Another stellar column from Seeking Alpha blogger and energy analyst Richard Zeits—this one delving into the thorny topic of, “At what natural gas commodity price is it profitable for a driller to continue drilling?” In particular, at what price in the Marcellus Shale.
His column begins this way:
Among North America’s natural gas fields, the Marcellus is broadly recognized as one of the lowest-cost sources of supply. However, when it comes to estimating specific natural gas price levels – in Henry Hub terms – that would be required to support sustained drilling activity in the field, there appears to be a fair amount of divergence in opinion among investors and analysts. Estimates vary widely, from as low as $2.50/MMBtu to over $5/MMBtu.
In 2012, despite the deeply depressed natural gas price environment, the trajectory of production growth from the field showed no signs of slowdown and in 2013, the Marcellus will likely make another massive step up in terms of supply volumes.
The question regarding the field’s drilling economics appears increasingly important as the Marcellus may prove to be not only a "baseload" source of natural gas but also a marginal source of supply and as such would play a role in setting the "equilibrium" price for natural gas nationwide. Indeed, the Marcellus is enormous, both in terms of its geographic extent and gas resource it holds, and has proven so far very capable of overcoming infrastructure constraints. The Marcellus is also a very non-homogeneous field, both in terms of well productivity and gas/liquids mix, resulting in great variability of returns from area to area.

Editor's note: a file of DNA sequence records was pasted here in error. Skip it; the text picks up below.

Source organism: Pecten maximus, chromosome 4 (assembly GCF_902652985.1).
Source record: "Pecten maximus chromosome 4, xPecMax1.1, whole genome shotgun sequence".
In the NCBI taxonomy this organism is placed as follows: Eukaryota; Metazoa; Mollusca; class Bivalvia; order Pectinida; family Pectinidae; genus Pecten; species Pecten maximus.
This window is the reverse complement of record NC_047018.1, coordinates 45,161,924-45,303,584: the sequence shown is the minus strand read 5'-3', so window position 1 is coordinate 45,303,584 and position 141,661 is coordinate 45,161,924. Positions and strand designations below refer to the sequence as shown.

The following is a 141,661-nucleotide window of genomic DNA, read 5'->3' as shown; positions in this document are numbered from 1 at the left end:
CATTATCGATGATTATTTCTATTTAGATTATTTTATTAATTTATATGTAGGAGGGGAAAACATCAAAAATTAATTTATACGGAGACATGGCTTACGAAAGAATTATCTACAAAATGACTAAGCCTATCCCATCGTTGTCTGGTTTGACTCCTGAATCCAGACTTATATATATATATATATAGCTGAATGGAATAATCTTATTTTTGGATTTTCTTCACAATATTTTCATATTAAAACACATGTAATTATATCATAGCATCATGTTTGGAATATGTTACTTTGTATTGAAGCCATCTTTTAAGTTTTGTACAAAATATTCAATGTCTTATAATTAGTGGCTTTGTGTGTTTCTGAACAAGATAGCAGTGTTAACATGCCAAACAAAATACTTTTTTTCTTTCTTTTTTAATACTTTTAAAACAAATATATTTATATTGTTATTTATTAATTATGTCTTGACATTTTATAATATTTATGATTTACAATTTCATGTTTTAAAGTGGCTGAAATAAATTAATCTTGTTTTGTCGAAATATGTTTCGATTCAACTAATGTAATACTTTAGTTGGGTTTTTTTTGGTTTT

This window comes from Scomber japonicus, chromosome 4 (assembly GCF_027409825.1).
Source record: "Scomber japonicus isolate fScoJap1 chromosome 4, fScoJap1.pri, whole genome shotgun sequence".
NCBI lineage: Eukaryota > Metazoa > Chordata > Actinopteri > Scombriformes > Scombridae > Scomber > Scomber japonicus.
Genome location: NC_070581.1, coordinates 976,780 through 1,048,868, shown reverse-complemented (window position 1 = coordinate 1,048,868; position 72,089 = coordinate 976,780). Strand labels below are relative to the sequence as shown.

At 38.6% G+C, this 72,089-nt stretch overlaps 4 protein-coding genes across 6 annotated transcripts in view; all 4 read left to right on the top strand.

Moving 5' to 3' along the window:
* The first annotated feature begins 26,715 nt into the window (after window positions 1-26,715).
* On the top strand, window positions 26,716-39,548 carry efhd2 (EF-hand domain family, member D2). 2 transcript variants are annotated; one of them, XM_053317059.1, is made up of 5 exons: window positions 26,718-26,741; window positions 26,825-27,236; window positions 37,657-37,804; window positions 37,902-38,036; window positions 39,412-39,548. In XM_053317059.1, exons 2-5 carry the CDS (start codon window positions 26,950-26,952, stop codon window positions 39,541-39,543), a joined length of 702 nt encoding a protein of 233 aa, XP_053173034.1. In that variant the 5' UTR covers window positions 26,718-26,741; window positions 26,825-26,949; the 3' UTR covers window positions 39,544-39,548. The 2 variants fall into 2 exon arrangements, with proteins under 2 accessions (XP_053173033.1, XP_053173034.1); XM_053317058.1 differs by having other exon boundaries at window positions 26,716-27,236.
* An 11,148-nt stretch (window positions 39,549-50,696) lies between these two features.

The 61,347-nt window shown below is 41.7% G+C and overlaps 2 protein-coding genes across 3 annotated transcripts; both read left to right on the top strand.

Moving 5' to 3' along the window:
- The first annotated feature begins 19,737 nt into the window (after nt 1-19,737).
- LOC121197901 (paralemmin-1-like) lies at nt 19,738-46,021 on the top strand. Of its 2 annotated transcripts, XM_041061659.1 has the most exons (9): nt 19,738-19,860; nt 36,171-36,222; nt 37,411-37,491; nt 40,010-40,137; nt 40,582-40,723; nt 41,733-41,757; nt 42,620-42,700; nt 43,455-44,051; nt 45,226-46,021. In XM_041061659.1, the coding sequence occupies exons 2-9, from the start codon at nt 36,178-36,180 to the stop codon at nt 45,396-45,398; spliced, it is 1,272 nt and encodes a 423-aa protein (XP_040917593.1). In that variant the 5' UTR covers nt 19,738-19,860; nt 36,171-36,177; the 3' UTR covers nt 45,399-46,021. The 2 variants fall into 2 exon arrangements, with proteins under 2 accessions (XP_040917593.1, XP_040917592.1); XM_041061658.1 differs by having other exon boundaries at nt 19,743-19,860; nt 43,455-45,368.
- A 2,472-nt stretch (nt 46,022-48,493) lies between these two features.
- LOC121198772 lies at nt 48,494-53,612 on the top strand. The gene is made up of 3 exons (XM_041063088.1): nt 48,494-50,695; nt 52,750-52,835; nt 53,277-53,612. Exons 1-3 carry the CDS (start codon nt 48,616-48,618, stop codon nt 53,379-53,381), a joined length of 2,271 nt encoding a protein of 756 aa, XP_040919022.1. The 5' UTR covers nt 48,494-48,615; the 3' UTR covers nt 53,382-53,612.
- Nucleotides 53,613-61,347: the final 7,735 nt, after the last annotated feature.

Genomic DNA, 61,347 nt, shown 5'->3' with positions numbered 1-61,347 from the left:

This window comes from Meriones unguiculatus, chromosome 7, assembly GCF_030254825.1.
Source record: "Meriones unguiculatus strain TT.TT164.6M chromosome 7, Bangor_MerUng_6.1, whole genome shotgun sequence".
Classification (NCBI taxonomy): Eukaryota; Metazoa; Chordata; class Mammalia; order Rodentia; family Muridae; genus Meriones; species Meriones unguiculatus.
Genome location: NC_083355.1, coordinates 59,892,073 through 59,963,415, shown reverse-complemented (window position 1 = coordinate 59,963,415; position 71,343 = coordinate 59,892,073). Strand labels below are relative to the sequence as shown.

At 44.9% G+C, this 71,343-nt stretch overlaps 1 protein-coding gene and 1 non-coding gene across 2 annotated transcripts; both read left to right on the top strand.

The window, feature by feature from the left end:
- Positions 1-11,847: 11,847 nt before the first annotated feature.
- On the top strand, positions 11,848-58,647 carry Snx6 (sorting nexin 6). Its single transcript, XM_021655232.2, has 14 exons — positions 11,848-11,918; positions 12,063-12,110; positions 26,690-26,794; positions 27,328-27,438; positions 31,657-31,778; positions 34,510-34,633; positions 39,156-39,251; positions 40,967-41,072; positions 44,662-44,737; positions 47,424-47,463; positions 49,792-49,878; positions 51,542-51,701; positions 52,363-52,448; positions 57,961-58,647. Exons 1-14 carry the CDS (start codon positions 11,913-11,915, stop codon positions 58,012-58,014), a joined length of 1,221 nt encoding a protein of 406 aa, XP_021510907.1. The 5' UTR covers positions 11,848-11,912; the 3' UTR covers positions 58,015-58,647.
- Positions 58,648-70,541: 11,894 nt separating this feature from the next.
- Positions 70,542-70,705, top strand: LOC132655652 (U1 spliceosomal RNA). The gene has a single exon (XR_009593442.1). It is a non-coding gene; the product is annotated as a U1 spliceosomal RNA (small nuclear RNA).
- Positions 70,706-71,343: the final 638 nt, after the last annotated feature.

What do operators themselves think about the Marcellus economics? In fact, many of them readily share their outlooks. In this note, I will briefly review estimates provided by several Marcellus operators for dry gas areas and will try to derive implications for natural gas prices. In a follow-up note, I will focus on wet gas economics.*
Click the link below to read the rest. It’s interesting, informative, and if you have an interest in the economics of drilling, important reading for you. There’s lots of charts and graphs—and numbers. He gets specific.
*Seeking Alpha/Richard Zeits (Jan 31, 2013) – Marcellus Shale: What Do Gas Producers Say About The Play’s Economics?